Walking for two hours along the Las Vegas Strip one night with my 20-something son, I got to experience Sin City through the eyes of a newcomer. George quickly registered the stark contrasts: the glittery wealth and 24-hour energy of the towering casinos, the hopelessness of the destitute that one sees everywhere, every night, on the strip. Some 30,000 individuals experience homelessness each year in Southern Nevada, according to The Nevada Homeless Alliance. “A Savage Journey to the Heart of the American Dream,” as Hunter Thompson aptly subtitled his famous novel about Las Vegas.
At dinner a few nights later in Los Angeles, while George eloquently described his sadness about the panhandlers, I had a sudden epiphany.
“What if...” I interrupted my son, “the casinos turned some of them into slot machines!”
Before anyone could speak, I fleshed out the idea.
“See, the casinos send out a few of their employees to the Strip, dressed as panhandlers. They take dollars, just like regular panhandlers, but every once and awhile -- based on a randomized schedule -- they pay out a few hundred dollars and say, “Thanks for playing! See you at fill-in-the-blank casino.”
“You’re making fun of the poor, Dad,” George said flatly.
“No, no, you’re missing the point,” I countered. “This will be good for panhandlers. Not knowing which are real and which are slot machines, people will increase their contributions to all people asking for a handout, hoping they’ll get lucky.”
With more thought, and after several discussions with other people, I’ve came up with a number of practical objections to my fanciful idea. In no particular order, here they are:
Bad branding. Casinos might not want their brands associated with the out-of-luck, or draw additional attention to the plight of the poor, even if such a program proved beneficial.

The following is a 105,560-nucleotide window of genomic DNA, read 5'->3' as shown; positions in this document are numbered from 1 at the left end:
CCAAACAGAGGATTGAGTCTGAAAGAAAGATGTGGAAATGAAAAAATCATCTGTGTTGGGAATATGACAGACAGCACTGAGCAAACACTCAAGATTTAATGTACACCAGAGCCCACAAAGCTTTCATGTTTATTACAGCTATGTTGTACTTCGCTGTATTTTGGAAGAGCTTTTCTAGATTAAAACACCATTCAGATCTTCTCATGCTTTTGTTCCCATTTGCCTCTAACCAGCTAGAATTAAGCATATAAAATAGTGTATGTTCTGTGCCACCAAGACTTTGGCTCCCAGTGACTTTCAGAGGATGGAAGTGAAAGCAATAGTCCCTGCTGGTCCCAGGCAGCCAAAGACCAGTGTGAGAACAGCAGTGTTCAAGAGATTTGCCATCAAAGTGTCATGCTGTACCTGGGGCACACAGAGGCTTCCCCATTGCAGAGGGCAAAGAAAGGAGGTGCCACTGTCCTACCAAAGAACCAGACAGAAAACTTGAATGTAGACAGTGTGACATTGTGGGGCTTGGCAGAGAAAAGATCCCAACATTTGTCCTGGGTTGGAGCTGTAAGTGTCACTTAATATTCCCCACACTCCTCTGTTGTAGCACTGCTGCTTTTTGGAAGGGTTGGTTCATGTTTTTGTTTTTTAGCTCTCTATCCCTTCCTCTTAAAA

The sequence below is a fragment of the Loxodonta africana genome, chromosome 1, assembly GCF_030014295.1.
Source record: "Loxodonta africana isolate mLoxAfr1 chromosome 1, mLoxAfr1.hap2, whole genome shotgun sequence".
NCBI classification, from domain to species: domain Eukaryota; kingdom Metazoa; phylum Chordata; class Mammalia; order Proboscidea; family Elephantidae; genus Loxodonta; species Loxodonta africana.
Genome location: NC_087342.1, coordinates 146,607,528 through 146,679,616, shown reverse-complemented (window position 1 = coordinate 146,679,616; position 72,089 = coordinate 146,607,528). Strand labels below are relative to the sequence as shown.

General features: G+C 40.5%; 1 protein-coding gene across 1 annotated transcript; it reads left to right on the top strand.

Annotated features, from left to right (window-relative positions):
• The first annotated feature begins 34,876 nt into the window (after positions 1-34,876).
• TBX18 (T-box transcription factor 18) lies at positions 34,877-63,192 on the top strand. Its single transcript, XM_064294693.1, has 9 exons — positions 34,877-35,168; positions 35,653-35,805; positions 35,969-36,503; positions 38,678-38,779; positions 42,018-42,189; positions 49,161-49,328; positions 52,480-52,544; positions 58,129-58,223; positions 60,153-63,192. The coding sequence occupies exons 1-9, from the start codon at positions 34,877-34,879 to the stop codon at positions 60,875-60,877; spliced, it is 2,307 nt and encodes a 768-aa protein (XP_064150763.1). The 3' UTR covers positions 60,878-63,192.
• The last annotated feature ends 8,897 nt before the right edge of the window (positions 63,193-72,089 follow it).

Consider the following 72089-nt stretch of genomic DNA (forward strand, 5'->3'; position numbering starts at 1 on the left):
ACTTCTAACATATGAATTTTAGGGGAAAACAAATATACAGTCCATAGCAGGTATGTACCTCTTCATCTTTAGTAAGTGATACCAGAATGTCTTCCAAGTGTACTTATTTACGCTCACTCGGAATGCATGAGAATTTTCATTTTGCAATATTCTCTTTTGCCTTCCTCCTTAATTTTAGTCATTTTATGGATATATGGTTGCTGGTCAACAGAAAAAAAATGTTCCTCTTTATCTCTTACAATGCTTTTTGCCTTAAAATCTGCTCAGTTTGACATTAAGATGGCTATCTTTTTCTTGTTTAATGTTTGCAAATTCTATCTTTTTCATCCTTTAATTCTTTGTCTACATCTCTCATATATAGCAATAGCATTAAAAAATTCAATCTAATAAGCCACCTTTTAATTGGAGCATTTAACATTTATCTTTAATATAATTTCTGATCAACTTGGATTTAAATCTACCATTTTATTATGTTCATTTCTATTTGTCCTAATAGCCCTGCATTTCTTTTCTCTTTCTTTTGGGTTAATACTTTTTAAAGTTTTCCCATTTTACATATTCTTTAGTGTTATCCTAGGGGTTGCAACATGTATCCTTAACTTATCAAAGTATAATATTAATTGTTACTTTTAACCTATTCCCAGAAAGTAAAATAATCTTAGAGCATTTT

The involvement of for-profit businesses (casinos) in this program might run afoul of existing regulations, such as rules against “deceptive advertising.” (Thanks to Bill Kirwin, former Research VP at Gartner, for suggesting this objection. Years ago, Kirwin looked into using ATMs to occasionally “payout” after a customer made an ATM deposit -- an ingenious tactic to drive traffic to ATMs. “I looked into it, and federal regulations prevent banks from doing that,” he told me.)
No ROI. As a marketing program, would “slot machine panhandlers” actually generate enough extra traffic into a casino to be worth the effort? (It turns out that margins in Vegas are exceedingly thin.) One reviewer suggested a randomized trial in which you give the vouchers to fake panhandlers and real panhandlers, to see if panhandlers earn more money and if the payouts drive any traffic to the casinos.
It’s inefficient. Arguably, direct payments would be a much more efficient way to help people in need. (An interesting variation, suggested by more than one reviewer, was to give money to actual panhandlers, basically enlisting them to be our employees, and thereby paying them for this work.)
Security. If it came to be known that some “panhandlers” were fake, carrying hundreds or even thousands of dollars, might this encourage muggers to assault all panhandlers, hoping they’d get lucky? (A potential solution: Let it be known that the faux panhandlers are closely monitored by security guards. Not only would this reduce the potential mugging of our casino employees, it would presumably reduce the risk of assault on all panhandlers. Muggers, just like players, wouldn't know the difference between real and fake.)
Increase panhandling. If this program increased handouts, as hoped, might it encourage more people to sit, night after night, on the Strip seeking a handout? (I don’t think this is a legitimate worry, since waiting all day or night for a few extra dollars isn’t a great way to make a living, even if the volume of handouts increased somewhat. Again, a randomized trial could measure unanticipated negative externalities like this.)
Homelessness and poverty are complicated problems, and my proposal isn’t meant to poke fun or make a game of it. However, could innovative, market-based ideas (including gaming) have a role in the solution? What do you think?